I’ve followed the happenings on the Missouri River fairly closely in my time with the NEBRASKAland, especially while writing New Life for the Mighty Mo, which ran in 2003.
I keep finding new reasons to shake my head at the whole boondoggle. It took years to develop a new operating plan for the river, which didn’t change much of what was broken. Now we’re just a few years into the Missouri River Authorized Purposes Study, a 5 year program that should tell us what we figured out during the Master Manual revision: quit managing the river for barge traffic that never materialized when the current course of river management was set in 1944 and start managing it more for fish, wildlife and the people that enjoy them. But it probably won’t. Politics will somehow get in the way. Did I mention the study is costing millions?
And now I get a news release from the U.S. Army Corps of Engineers today releasing the “Final Programmatic Environmental Impact Statement (EIS) for the Mechanical and Artificial Creation and Maintenance of Emergent Sandbar Habitat on the Riverine Segments of the Upper Missouri River.” I dare you to read that 1,486 page report.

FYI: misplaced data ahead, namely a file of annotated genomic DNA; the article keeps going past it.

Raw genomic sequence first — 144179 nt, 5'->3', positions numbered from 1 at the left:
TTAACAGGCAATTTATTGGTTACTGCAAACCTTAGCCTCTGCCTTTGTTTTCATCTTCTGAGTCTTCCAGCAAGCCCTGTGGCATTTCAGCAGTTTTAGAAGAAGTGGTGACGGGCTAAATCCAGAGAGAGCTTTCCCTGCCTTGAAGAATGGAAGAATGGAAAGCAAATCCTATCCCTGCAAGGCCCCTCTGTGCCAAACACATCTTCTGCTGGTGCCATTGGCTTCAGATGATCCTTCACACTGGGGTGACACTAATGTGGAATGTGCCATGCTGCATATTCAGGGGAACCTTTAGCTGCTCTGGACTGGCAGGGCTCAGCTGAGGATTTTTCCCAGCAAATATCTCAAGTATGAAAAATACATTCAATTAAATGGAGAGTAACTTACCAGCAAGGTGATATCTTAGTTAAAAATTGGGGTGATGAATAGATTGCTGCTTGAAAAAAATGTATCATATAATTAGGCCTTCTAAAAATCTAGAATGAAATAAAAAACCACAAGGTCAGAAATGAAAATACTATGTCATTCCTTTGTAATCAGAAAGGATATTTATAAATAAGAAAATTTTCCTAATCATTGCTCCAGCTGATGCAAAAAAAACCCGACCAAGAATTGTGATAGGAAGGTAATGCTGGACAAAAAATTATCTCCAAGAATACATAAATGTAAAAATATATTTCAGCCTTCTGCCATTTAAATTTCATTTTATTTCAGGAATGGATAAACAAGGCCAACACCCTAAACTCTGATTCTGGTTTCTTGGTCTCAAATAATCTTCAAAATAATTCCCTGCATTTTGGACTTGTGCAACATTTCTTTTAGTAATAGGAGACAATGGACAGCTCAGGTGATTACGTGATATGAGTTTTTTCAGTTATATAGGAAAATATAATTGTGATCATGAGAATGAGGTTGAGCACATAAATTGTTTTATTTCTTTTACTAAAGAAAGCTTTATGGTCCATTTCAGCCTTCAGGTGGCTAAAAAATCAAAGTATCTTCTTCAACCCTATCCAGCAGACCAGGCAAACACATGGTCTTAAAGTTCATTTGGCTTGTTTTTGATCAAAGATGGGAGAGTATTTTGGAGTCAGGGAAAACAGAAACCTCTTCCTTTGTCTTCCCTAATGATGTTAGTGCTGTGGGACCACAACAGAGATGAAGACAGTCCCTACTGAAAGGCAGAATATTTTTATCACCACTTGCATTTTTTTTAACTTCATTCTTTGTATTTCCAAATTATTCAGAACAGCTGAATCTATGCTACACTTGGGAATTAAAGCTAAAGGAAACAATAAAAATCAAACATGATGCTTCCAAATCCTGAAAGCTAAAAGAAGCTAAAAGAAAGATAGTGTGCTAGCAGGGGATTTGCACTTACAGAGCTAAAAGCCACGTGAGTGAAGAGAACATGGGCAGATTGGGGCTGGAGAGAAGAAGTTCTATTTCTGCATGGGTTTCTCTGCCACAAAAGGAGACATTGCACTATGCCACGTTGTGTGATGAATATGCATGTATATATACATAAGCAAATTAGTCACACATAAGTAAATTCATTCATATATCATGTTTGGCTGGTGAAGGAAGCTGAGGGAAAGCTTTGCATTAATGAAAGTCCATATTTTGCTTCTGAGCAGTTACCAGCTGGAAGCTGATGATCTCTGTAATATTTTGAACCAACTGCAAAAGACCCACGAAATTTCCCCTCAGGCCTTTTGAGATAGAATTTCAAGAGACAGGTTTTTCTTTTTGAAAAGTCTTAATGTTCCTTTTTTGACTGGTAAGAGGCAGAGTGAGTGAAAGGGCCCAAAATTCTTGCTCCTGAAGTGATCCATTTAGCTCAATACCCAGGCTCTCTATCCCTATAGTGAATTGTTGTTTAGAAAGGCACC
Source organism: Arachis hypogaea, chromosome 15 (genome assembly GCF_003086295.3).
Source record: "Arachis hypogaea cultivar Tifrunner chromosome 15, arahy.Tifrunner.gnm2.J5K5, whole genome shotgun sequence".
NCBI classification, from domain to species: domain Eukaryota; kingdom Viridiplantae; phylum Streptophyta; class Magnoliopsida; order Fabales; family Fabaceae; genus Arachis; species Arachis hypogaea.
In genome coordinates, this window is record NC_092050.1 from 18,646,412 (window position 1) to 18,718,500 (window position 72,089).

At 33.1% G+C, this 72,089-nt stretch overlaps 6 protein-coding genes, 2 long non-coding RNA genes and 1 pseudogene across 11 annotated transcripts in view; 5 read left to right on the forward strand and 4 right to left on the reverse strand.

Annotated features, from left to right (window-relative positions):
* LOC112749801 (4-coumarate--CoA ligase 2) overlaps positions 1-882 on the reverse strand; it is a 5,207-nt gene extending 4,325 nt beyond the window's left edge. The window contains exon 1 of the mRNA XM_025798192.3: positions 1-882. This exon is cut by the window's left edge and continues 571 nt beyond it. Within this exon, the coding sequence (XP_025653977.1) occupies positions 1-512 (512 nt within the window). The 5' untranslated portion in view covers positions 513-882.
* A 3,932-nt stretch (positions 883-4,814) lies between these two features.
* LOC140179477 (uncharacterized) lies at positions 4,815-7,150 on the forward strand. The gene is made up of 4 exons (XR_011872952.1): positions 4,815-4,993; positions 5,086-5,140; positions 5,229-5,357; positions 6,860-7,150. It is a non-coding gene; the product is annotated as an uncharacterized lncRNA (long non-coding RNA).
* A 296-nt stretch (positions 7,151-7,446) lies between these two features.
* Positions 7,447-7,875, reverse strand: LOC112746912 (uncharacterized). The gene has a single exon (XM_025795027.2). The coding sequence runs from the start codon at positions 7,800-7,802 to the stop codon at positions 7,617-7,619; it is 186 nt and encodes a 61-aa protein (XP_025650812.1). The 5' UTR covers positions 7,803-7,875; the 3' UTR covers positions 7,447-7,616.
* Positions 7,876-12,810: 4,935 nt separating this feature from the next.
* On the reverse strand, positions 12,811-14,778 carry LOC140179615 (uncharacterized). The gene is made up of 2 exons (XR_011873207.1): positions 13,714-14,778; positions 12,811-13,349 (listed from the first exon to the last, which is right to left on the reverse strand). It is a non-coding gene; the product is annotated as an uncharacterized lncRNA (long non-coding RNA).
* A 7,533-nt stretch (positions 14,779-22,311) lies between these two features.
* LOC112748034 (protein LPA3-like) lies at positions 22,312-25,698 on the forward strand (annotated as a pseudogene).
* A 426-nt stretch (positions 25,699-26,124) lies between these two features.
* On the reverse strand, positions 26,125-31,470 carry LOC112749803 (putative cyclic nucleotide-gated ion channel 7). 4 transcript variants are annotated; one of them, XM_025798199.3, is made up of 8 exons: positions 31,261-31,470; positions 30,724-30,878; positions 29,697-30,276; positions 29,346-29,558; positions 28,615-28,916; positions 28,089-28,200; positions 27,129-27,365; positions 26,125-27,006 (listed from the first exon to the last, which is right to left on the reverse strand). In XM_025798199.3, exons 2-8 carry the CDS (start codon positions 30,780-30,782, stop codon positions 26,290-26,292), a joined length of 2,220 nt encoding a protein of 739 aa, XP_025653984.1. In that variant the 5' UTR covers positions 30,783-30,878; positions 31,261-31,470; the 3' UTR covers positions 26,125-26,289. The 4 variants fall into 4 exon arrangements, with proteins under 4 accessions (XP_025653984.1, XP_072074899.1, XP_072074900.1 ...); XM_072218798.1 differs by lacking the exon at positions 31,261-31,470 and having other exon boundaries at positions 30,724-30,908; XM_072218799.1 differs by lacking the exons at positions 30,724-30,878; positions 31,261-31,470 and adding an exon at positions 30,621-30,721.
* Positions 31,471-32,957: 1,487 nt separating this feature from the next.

The Corps has been spending millions each year to dredge sand from the bottom of the river and pile it up to create sandbars that least terns and piping plovers can nest on. And about as soon as they create them, the river washes them away. Their preferred alternative create and maintain those sandbars identified in the EIS will cost $48 million a year. Seriously?
Here’s an idea. Cut flows like they were when I snapped the above aerial photo near Niobrara in the fall of 2007. There were plenty of sandbars, and that didn’t cost a nickel. Of course the downstream cities and power companies will scream that their water intakes will dry up or they won’t be able to release cooling water. I’m guessing $48 million would go a long ways toward fixing those problems. And those would be one-time expenses. $48 million a year? Is barge shipping in Missouri really worth that much of a subsidy?
Just a thought.
For more on what’s happening on the Missouri, go to http://www.moriverrecovery.org.